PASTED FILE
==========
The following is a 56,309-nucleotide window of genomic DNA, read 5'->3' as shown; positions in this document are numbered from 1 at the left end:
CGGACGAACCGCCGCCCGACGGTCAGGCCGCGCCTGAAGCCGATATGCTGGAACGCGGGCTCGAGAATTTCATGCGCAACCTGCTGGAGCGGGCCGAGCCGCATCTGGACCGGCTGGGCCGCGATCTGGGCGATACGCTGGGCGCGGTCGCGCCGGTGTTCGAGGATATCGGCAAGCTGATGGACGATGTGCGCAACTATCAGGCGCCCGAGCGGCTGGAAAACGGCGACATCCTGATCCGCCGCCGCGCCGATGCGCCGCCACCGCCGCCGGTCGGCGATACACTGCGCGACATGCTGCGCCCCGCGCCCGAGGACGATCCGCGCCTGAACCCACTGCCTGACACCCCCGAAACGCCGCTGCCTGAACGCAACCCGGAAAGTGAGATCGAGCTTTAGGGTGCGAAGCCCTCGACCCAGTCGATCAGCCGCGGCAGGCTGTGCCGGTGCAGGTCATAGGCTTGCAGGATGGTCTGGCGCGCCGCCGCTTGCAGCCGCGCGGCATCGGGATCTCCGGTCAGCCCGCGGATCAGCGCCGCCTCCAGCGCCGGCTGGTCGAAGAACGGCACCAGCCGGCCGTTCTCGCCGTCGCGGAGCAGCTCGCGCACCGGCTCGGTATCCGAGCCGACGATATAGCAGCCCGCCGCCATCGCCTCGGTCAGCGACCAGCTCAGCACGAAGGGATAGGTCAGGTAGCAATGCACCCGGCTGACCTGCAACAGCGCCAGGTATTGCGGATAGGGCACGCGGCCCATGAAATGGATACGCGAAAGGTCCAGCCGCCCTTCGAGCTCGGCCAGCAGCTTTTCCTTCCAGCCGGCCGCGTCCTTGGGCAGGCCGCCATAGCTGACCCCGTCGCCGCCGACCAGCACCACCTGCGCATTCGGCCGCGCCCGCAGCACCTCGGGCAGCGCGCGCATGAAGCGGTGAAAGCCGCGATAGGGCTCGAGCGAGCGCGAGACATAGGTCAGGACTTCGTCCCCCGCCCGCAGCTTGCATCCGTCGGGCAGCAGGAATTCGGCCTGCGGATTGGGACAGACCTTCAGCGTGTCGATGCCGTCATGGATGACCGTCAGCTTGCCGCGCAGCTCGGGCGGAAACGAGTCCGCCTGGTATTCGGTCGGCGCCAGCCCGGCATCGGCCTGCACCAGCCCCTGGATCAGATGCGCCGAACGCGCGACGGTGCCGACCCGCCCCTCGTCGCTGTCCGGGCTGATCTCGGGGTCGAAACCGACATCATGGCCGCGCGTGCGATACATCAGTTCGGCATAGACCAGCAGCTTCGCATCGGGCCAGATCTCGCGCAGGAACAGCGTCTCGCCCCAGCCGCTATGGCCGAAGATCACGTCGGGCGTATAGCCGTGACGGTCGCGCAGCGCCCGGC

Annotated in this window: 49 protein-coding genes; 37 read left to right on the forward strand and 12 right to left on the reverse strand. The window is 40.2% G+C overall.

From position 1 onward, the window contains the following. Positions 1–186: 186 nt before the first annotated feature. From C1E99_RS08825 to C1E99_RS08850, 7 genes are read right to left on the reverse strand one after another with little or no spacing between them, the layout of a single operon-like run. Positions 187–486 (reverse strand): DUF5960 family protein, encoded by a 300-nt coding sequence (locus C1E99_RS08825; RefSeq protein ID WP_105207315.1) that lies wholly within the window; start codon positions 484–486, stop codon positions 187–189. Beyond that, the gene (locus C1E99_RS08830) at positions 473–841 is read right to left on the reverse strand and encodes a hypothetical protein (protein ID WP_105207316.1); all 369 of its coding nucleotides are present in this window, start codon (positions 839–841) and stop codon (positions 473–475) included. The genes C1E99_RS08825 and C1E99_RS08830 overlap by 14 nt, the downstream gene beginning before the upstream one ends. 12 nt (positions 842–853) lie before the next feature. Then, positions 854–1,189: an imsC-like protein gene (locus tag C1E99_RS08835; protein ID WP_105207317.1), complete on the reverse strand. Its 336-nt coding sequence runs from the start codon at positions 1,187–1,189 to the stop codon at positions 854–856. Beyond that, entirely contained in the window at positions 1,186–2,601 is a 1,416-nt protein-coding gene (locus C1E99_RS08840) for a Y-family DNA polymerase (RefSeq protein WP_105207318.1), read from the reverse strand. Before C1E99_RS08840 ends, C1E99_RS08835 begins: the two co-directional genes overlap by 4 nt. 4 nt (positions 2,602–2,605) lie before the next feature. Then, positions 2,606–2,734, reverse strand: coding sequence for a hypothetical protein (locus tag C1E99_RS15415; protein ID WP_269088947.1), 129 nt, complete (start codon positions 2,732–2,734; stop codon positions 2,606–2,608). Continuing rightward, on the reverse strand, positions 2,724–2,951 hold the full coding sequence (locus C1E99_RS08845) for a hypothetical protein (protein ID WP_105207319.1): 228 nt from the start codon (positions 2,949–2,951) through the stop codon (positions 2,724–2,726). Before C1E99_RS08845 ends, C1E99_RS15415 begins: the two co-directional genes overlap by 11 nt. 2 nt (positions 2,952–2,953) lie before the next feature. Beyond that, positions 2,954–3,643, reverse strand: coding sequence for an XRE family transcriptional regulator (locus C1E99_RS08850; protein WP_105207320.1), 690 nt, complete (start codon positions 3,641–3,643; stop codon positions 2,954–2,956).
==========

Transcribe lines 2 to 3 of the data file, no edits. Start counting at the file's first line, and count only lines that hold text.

CGGACGAACCGCCGCCCGACGGTCAGGCCGCGCCTGAAGCCGATATGCTGGAACGCGGGCTCGAGAATTTCATGCGCAACCTGCTGGAGCGGGCCGAGCCGCATCTGGACCGGCTGGGCCGCGATCTGGGCGATACGCTGGGCGCGGTCGCGCCGGTGTTCGAGGATATCGGCAAGCTGATGGACGATGTGCGCAACTATCAGGCGCCCGAGCGGCTGGAAAACGGCGACATCCTGATCCGCCGCCGCGCCGATGCGCCGCCACCGCCGCCGGTCGGCGATACACTGCGCGACATGCTGCGCCCCGCGCCCGAGGACGATCCGCGCCTGAACCCACTGCCTGACACCCCCGAAACGCCGCTGCCTGAACGCAACCCGGAAAGTGAGATCGAGCTTTAGGGTGCGAAGCCCTCGACCCAGTCGATCAGCCGCGGCAGGCTGTGCCGGTGCAGGTCATAGGCTTGCAGGATGGTCTGGCGCGCCGCCGCTTGCAGCCGCGCGGCATCGGGATCTCCGGTCAGCCCGCGGATCAGCGCCGCCTCCAGCGCCGGCTGGTCGAAGAACGGCACCAGCCGGCCGTTCTCGCCGTCGCGGAGCAGCTCGCGCACCGGCTCGGTATCCGAGCCGACGATATAGCAGCCCGCCGCCATCGCCTCGGTCAGCGACCAGCTCAGCACGAAGGGATAGGTCAGGTAGCAATGCACCCGGCTGACCTGCAACAGCGCCAGGTATTGCGGATAGGGCACGCGGCCCATGAAATGGATACGCGAAAGGTCCAGCCGCCCTTCGAGCTCGGCCAGCAGCTTTTCCTTCCAGCCGGCCGCGTCCTTGGGCAGGCCGCCATAGCTGACCCCGTCGCCGCCGACCAGCACCACCTGCGCATTCGGCCGCGCCCGCAGCACCTCGGGCAGCGCGCGCATGAAGCGGTGAAAGCCGCGATAGGGCTCGAGCGAGCGCGAGACATAGGTCAGGACTTCGTCCCCCGCCCGCAGCTTGCATCCGTCGGGCAGCAGGAATTCGGCCTGCGGATTGGGACAGACCTTCAGCGTGTCGATGCCGTCATGGATGACCGTCAGCTTGCCGCGCAGCTCGGGCGGAAACGAGTCCGCCTGGTATTCGGTCGGCGCCAGCCCGGCATCGGCCTGCACCAGCCCCTGGATCAGATGCGCCGAACGCGCGACGGTGCCGACCCGCCCCTCGTCGCTGTCCGGGCTGATCTCGGGGTCGAAACCGACATCATGGCCGCGCGTGCGATACATCAGTTCGGCATAGACCAGCAGCTTCGCATCGGGCCAGATCTCGCGCAGGAACAGCGTCTCGCCCCAGCCGCTATGGCCGAAGATCACGTCGGGCGTATAGCCGTGACGGTCGCGCAGCGCCCGGC

Annotated in this window: 49 protein-coding genes; 37 read left to right on the forward strand and 12 right to left on the reverse strand. The window is 40.2% G+C overall.